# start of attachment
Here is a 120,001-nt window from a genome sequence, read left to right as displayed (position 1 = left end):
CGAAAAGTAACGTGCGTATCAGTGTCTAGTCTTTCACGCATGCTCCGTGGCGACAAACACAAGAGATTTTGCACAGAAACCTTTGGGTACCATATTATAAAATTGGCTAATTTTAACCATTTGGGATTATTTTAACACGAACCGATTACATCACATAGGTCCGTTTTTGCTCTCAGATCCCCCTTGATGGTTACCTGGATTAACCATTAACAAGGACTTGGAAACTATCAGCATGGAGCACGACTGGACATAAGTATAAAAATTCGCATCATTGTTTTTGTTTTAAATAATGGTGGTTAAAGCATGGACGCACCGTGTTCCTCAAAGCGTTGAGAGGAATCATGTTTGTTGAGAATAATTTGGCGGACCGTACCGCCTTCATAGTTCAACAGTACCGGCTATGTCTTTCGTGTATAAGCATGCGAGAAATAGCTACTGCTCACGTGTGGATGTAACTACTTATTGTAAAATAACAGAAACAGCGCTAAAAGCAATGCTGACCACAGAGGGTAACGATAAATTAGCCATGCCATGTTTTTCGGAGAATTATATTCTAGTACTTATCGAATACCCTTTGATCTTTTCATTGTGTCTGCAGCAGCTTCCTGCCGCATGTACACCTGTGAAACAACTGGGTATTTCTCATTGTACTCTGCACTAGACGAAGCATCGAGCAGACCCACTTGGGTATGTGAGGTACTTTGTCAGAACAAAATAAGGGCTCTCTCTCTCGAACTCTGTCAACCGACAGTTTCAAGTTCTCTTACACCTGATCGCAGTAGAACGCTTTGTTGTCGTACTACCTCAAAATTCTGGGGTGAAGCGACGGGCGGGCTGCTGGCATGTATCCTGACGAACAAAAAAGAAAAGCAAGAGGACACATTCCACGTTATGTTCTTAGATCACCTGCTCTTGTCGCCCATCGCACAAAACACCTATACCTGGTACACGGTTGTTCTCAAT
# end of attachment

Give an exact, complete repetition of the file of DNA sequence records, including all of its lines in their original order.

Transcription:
Here is a 120,001-nt window from a genome sequence, read left to right as displayed (position 1 = left end):
CGAAAAGTAACGTGCGTATCAGTGTCTAGTCTTTCACGCATGCTCCGTGGCGACAAACACAAGAGATTTTGCACAGAAACCTTTGGGTACCATATTATAAAATTGGCTAATTTTAACCATTTGGGATTATTTTAACACGAACCGATTACATCACATAGGTCCGTTTTTGCTCTCAGATCCCCCTTGATGGTTACCTGGATTAACCATTAACAAGGACTTGGAAACTATCAGCATGGAGCACGACTGGACATAAGTATAAAAATTCGCATCATTGTTTTTGTTTTAAATAATGGTGGTTAAAGCATGGACGCACCGTGTTCCTCAAAGCGTTGAGAGGAATCATGTTTGTTGAGAATAATTTGGCGGACCGTACCGCCTTCATAGTTCAACAGTACCGGCTATGTCTTTCGTGTATAAGCATGCGAGAAATAGCTACTGCTCACGTGTGGATGTAACTACTTATTGTAAAATAACAGAAACAGCGCTAAAAGCAATGCTGACCACAGAGGGTAACGATAAATTAGCCATGCCATGTTTTTCGGAGAATTATATTCTAGTACTTATCGAATACCCTTTGATCTTTTCATTGTGTCTGCAGCAGCTTCCTGCCGCATGTACACCTGTGAAACAACTGGGTATTTCTCATTGTACTCTGCACTAGACGAAGCATCGAGCAGACCCACTTGGGTATGTGAGGTACTTTGTCAGAACAAAATAAGGGCTCTCTCTCTCGAACTCTGTCAACCGACAGTTTCAAGTTCTCTTACACCTGATCGCAGTAGAACGCTTTGTTGTCGTACTACCTCAAAATTCTGGGGTGAAGCGACGGGCGGGCTGCTGGCATGTATCCTGACGAACAAAAAAGAAAAGCAAGAGGACACATTCCACGTTATGTTCTTAGATCACCTGCTCTTGTCGCCCATCGCACAAAACACCTATACCTGGTACACGGTTGTTCTCAAT